Expanding Our Roots
Are You and Your Community Firesmart?
Superintendent, Fire Prevention and Detection
BC Forest Service Protection Program
In the months following BC’s catastrophic 2003 fire season, public awareness related to interface fires reached an all time high.
Not surprising, given that we were bombarded for weeks on end by local, provincial, national and even international media stories on this subject. Fires, mass evacuations, and off-the-scale drought conditions were the lead story on almost every newscast - unprecedented coverage that dwarfed any previous events experienced in BC. Graphic images of entire subdivisions in flames, the selfless efforts of forest fire fighters and emergency response staff grinding through brutally long work days, and the truly heartbreaking testimonials of people personally impacted by the fires – those who’d lost everything – would surely change the way people who lived in interface areas would prepare in the future.
Well, at least that’s what we hoped.
Results from a Sept. 2006 IPSOS-Reid study commissioned by the BCFS Protection Branch that targeted 1000 people living within 1km of a forest or grassland areas in BC (excluding Vancouver and the Capital Region) has yielded some interesting, but alarming, results.
Only 54% of people who live in interface areas have actually done something to mitigate their risk associated with interface fires. This includes measures like pruning trees, removing dead trees/brush, moving flammable items (firewood, propane) away from structures, properly disposing of grass clippings, and using more fire resistant materials in construction etc.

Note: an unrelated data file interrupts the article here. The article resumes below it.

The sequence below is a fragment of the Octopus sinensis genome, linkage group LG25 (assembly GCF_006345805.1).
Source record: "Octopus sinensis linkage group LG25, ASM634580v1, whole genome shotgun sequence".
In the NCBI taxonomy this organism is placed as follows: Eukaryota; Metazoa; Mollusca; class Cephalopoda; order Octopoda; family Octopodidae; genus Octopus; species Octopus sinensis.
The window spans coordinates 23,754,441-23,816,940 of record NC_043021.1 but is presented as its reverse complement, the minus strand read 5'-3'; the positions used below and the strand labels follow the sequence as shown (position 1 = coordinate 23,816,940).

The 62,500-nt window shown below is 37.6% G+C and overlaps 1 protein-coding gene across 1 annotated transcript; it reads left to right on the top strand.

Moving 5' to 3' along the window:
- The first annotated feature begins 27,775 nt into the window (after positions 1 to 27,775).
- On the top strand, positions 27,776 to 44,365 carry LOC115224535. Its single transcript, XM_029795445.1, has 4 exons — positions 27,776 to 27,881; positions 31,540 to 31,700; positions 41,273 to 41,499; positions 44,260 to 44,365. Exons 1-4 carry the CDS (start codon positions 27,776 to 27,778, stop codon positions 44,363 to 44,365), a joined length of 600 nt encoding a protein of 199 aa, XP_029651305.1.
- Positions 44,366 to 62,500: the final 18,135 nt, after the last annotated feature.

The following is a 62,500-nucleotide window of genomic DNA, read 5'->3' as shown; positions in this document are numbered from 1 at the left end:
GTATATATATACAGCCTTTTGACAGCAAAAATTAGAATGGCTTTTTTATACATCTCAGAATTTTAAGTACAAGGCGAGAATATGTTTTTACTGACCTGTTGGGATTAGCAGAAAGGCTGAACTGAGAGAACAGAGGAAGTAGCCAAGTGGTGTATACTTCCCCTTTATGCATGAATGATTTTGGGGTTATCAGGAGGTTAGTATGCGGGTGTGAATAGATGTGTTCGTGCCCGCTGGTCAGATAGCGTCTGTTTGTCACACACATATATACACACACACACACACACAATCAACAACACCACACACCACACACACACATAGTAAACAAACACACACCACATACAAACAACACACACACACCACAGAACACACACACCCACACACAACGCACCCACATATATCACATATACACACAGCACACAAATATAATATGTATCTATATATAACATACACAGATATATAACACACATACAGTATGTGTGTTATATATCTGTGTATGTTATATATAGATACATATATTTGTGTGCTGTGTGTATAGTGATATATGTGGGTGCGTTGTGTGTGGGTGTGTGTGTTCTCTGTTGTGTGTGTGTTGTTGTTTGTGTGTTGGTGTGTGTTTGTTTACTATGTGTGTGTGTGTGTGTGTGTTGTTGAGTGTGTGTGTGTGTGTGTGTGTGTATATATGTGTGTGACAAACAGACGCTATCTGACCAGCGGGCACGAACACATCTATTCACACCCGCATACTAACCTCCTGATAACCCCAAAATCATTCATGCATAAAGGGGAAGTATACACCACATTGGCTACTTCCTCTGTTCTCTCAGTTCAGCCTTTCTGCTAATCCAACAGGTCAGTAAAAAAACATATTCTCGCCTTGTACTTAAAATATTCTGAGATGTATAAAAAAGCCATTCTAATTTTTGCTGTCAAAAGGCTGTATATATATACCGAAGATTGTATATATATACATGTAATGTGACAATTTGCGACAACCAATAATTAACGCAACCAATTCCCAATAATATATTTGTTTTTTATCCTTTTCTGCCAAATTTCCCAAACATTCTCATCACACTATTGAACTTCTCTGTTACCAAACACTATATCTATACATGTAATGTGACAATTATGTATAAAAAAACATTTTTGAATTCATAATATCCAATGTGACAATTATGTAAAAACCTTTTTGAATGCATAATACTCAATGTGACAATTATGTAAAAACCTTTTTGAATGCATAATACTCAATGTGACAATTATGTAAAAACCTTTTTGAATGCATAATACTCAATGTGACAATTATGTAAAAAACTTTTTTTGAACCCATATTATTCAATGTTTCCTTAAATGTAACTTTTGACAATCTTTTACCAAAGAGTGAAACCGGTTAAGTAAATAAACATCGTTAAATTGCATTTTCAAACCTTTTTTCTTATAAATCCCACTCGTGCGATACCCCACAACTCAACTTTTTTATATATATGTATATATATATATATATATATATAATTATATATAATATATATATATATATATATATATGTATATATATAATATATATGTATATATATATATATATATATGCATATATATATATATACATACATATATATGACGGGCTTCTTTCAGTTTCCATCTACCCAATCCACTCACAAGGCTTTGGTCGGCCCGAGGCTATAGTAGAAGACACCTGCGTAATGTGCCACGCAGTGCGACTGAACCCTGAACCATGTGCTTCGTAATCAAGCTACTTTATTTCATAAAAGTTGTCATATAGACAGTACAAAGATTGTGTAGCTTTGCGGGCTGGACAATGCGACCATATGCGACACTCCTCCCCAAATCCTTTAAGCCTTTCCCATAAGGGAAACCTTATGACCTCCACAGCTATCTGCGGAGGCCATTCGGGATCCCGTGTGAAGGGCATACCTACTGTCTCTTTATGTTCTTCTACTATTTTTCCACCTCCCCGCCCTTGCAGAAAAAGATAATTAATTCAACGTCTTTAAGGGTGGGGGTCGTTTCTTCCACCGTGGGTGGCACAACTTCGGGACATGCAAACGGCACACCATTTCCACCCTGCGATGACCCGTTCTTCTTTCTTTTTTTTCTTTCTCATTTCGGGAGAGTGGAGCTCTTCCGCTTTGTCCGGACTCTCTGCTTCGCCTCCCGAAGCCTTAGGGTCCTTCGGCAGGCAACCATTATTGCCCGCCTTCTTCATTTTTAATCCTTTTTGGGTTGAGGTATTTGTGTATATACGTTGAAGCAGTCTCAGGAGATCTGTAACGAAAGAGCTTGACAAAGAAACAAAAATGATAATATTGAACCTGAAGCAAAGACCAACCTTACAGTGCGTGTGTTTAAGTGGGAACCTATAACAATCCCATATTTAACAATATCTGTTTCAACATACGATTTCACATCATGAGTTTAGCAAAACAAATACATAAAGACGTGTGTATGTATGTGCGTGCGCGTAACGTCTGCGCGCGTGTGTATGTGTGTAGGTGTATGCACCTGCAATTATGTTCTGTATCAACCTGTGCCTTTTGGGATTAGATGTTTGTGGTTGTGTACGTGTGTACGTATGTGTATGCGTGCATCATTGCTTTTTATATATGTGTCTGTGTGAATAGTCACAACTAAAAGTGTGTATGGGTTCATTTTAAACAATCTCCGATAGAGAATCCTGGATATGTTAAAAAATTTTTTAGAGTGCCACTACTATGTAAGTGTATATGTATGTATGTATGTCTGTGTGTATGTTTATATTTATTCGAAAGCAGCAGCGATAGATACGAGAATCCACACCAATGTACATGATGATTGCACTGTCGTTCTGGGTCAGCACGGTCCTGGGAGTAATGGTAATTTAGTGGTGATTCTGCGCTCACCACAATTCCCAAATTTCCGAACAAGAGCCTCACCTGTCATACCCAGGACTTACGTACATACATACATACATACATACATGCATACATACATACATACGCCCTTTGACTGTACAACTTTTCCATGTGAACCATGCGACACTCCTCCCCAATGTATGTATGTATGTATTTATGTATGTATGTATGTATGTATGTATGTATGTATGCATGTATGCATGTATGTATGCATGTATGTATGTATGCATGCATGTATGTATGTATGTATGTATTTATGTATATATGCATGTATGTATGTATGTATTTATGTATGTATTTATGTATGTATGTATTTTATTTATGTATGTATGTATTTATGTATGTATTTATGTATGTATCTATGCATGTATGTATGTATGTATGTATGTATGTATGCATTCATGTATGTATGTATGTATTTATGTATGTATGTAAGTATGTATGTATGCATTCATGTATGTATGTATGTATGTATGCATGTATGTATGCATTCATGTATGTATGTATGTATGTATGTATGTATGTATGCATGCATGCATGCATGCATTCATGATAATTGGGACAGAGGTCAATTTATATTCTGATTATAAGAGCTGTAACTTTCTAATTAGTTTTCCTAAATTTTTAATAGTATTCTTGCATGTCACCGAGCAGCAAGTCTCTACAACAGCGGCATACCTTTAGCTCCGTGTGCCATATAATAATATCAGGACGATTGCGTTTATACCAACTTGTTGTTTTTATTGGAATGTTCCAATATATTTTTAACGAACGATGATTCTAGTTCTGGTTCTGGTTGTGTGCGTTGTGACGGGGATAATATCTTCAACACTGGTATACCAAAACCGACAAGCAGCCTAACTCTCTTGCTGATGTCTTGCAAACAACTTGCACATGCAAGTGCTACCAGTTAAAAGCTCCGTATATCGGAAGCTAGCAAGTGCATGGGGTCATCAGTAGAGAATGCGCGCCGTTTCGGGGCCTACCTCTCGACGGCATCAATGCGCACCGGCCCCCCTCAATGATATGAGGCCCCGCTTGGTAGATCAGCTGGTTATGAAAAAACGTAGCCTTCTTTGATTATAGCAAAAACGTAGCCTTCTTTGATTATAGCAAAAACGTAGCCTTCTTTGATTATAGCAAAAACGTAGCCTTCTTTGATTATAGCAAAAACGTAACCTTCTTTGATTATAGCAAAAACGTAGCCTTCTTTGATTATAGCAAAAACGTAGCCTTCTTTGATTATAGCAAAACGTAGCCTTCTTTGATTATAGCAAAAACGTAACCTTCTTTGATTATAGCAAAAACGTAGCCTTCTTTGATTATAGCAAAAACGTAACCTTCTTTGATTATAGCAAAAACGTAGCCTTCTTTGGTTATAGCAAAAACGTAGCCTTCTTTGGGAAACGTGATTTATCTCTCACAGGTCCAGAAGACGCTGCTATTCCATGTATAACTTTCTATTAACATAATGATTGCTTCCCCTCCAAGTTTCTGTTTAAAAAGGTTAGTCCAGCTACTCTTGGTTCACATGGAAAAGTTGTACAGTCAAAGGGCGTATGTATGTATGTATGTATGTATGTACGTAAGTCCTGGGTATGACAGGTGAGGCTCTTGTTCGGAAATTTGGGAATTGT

The statistically significant survey revealed some other interesting facts:
- Only 40% of the 1000 people questioned had heard of FireSmart, a program that provides basic and relatively inexpensive tips for homeowners to reduce wildfire risk to their houses and properties.
- Only 14% of the people who had heard of FireSmart actually read the FireSmart Homeowners Manual.
- 63% of those who had read the Homeowners Manual found the information useful and had taken prevention actions.
- 45% of all respondents indicated they did not have house insurance that would cover losses associated with a wildfire.
- 78% of respondents felt strongly that new housing developments should use FireSmart building materials on the exterior of homes in areas in close proximity to forests
Despite the skills and best efforts of dedicated structural fire departments and forest fire fighting crews, they can’t be expected to protect everyone. With increasing development and population growth it’s critical that all of us - including all levels of government, developers, planners, and homeowners- do their part to give fire fighting resources a chance when- not if- the next major interface fire occurs.
The BC Forest Service Protection Program, Office of the Fire Commissioner, and Provincial Emergency Program continue to work together to raise the profile of the FireSmart program and encourage all British Columbians who live in rural interface areas to read the manual and take the necessary steps to reduce their risk to wildfire.
To view copies of the Homeowners "Firesmart" Manual or "Firesmart-Protecting Your Community from Wildfire" brochure or to learn more about fuel management, fire protection or find information about other fire-related topics, see the following websites:
BCFS Protection Program: www.bcwildfire.ca
Office of the Fire Commissioner: www.pssg.gov.bc.ca/firecom
Provincial Emergency Program: www.pep.bc.ca
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